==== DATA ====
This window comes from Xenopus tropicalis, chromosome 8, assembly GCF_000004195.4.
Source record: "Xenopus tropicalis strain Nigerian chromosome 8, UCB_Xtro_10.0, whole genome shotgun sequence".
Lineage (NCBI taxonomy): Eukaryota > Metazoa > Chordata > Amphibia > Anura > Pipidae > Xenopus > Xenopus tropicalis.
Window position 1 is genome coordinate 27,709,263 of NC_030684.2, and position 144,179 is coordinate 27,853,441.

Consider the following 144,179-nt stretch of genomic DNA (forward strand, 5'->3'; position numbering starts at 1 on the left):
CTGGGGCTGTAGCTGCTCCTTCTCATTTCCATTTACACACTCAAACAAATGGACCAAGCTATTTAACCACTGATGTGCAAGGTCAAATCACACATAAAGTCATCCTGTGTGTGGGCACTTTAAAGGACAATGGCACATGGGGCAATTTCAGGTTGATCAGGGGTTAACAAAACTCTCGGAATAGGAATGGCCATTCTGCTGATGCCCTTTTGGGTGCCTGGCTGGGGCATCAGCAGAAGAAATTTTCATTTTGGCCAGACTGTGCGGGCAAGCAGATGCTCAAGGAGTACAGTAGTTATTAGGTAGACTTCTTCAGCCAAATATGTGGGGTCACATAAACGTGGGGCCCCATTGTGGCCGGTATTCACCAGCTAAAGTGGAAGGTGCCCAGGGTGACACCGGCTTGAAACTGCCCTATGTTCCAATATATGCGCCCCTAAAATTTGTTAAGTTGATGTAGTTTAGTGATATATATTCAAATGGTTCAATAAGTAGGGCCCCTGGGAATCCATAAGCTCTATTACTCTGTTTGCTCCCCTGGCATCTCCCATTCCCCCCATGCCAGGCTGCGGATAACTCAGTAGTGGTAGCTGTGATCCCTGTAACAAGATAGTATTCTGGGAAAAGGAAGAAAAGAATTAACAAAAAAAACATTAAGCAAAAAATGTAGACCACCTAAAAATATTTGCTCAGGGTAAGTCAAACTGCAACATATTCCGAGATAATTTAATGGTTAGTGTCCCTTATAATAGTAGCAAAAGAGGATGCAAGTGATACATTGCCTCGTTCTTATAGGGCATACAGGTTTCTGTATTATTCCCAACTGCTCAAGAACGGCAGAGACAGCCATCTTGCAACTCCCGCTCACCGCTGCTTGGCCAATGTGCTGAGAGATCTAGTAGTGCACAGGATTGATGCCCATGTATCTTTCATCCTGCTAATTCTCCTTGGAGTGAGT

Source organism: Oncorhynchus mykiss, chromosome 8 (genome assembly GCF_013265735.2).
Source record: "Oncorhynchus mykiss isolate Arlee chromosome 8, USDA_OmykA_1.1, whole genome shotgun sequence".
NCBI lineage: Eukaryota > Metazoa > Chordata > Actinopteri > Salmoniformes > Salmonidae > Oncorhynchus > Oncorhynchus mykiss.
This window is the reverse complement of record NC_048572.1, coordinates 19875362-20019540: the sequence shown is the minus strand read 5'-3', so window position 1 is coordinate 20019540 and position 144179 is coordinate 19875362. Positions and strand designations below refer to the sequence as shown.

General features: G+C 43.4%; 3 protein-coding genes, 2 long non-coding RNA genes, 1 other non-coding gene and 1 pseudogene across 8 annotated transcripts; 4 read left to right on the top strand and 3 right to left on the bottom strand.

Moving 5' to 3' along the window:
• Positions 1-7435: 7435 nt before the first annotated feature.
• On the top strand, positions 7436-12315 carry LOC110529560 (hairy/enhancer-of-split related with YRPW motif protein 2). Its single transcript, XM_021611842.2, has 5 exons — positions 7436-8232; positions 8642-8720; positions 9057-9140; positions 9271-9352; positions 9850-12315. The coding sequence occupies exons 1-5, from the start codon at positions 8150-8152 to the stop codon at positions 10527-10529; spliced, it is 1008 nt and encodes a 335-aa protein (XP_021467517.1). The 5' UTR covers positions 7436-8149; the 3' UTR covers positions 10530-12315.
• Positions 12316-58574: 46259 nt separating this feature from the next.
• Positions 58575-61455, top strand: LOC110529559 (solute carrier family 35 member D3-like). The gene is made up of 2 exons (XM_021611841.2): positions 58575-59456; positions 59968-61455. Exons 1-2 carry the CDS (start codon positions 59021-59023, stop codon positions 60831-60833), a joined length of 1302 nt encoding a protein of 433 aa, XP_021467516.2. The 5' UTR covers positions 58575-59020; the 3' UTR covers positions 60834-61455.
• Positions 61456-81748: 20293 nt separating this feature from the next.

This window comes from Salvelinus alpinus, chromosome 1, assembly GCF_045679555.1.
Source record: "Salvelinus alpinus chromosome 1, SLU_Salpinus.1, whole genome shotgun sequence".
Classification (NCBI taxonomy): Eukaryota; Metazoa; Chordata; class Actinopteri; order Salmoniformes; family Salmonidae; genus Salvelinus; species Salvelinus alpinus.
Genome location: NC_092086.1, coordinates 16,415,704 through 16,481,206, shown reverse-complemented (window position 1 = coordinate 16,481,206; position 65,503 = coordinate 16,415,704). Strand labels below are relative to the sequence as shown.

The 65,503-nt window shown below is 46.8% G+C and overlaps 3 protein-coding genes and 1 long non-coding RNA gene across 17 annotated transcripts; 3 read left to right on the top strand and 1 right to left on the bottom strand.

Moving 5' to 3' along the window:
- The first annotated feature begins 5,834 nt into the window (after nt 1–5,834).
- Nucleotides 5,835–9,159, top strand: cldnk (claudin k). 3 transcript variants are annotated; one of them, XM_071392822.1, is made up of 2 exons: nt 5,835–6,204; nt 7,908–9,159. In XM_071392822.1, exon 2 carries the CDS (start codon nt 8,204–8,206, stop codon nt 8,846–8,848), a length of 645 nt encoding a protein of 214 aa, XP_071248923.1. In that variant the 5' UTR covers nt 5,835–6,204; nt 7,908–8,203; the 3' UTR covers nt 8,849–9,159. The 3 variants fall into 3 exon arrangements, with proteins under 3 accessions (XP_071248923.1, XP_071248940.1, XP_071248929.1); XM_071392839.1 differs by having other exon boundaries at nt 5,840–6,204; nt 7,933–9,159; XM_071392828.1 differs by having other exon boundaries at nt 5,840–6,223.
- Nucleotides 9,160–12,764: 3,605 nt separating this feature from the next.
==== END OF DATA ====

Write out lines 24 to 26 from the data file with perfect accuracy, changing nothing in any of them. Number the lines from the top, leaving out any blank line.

- The first annotated feature begins 5,834 nt into the window (after nt 1–5,834).
- Nucleotides 5,835–9,159, top strand: cldnk (claudin k). 3 transcript variants are annotated; one of them, XM_071392822.1, is made up of 2 exons: nt 5,835–6,204; nt 7,908–9,159. In XM_071392822.1, exon 2 carries the CDS (start codon nt 8,204–8,206, stop codon nt 8,846–8,848), a length of 645 nt encoding a protein of 214 aa, XP_071248923.1. In that variant the 5' UTR covers nt 5,835–6,204; nt 7,908–8,203; the 3' UTR covers nt 8,849–9,159. The 3 variants fall into 3 exon arrangements, with proteins under 3 accessions (XP_071248923.1, XP_071248940.1, XP_071248929.1); XM_071392839.1 differs by having other exon boundaries at nt 5,840–6,204; nt 7,933–9,159; XM_071392828.1 differs by having other exon boundaries at nt 5,840–6,223.
- Nucleotides 9,160–12,764: 3,605 nt separating this feature from the next.